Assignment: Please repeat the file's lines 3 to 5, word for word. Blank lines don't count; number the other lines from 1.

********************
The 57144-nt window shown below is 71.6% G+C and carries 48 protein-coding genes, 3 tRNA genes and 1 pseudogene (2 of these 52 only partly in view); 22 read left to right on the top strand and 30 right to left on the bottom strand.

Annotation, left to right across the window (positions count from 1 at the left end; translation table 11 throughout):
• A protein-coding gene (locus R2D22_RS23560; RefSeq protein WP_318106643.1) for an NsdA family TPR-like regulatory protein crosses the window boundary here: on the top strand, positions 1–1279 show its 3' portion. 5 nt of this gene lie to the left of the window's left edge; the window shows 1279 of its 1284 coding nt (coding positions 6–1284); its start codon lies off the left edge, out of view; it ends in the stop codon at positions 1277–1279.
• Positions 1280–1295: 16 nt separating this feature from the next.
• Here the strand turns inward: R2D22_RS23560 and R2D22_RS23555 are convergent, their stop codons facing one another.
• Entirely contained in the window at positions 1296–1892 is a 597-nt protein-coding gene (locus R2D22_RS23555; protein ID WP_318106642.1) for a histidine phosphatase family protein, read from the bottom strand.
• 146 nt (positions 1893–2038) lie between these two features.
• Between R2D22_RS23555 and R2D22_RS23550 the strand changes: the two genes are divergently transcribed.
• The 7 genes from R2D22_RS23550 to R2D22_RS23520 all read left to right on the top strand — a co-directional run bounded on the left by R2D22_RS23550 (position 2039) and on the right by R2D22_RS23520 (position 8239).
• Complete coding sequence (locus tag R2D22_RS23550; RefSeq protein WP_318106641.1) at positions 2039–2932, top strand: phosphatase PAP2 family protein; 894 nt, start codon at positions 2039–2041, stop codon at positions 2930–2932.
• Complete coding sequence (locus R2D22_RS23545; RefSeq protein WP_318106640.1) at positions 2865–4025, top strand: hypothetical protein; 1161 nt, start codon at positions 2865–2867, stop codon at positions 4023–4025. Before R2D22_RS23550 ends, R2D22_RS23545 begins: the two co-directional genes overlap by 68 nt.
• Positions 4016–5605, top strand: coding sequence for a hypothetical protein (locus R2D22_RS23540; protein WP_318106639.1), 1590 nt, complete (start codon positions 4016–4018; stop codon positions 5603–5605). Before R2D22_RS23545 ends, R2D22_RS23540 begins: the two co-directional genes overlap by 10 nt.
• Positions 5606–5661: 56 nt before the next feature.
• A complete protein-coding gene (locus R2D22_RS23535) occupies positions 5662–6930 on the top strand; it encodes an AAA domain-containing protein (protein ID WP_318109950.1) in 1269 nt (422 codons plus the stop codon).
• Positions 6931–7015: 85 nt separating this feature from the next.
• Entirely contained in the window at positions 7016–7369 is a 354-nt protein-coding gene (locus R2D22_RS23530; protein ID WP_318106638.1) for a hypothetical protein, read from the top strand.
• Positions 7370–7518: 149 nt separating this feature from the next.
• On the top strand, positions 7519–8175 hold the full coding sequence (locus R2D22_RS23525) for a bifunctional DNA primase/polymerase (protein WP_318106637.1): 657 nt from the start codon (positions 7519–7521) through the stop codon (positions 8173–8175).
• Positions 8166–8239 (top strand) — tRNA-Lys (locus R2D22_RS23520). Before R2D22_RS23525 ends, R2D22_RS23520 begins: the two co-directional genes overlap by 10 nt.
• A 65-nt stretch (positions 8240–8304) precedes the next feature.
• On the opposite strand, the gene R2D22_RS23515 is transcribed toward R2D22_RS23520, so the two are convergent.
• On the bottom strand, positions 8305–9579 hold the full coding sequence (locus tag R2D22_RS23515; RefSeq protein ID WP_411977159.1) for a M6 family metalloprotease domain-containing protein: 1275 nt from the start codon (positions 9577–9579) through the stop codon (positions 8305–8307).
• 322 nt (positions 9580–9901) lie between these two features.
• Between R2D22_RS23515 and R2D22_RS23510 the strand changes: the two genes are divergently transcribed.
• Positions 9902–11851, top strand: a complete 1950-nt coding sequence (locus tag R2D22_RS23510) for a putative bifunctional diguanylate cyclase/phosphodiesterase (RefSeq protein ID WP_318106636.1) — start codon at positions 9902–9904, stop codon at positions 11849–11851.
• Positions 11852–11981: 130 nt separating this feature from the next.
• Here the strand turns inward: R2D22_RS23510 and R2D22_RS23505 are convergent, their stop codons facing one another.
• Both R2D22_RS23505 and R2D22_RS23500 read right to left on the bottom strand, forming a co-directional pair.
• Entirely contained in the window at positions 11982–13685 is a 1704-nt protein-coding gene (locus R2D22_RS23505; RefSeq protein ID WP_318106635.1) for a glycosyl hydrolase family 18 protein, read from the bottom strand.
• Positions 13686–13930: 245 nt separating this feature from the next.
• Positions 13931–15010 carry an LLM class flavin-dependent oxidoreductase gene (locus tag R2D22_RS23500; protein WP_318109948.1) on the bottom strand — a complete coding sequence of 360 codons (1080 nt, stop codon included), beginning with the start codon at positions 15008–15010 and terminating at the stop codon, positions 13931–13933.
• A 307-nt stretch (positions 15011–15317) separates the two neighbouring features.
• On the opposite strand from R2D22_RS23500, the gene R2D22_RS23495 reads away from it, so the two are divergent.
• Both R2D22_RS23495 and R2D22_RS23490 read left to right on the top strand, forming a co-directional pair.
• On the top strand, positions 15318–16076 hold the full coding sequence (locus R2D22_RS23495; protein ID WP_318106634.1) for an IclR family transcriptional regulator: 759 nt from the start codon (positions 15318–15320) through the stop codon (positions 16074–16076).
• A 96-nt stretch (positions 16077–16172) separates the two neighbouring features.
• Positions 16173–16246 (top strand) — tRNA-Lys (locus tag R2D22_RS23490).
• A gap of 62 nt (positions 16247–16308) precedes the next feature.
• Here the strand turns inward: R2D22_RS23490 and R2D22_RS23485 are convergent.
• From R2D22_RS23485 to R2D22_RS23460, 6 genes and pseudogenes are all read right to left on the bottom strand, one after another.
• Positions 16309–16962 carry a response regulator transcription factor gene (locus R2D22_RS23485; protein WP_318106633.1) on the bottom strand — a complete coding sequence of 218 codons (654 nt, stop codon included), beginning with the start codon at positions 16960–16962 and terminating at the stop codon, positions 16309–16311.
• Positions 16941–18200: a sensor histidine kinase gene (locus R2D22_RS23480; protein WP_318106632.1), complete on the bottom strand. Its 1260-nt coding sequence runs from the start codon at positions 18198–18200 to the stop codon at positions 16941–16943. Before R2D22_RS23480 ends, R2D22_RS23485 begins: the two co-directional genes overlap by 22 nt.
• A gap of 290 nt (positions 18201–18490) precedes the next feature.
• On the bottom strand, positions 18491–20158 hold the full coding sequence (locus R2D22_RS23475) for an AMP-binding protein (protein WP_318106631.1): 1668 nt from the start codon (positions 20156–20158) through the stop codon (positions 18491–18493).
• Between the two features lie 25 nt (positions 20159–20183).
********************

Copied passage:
• A protein-coding gene (locus R2D22_RS23560; RefSeq protein WP_318106643.1) for an NsdA family TPR-like regulatory protein crosses the window boundary here: on the top strand, positions 1–1279 show its 3' portion. 5 nt of this gene lie to the left of the window's left edge; the window shows 1279 of its 1284 coding nt (coding positions 6–1284); its start codon lies off the left edge, out of view; it ends in the stop codon at positions 1277–1279.
• Positions 1280–1295: 16 nt separating this feature from the next.
• Here the strand turns inward: R2D22_RS23560 and R2D22_RS23555 are convergent, their stop codons facing one another.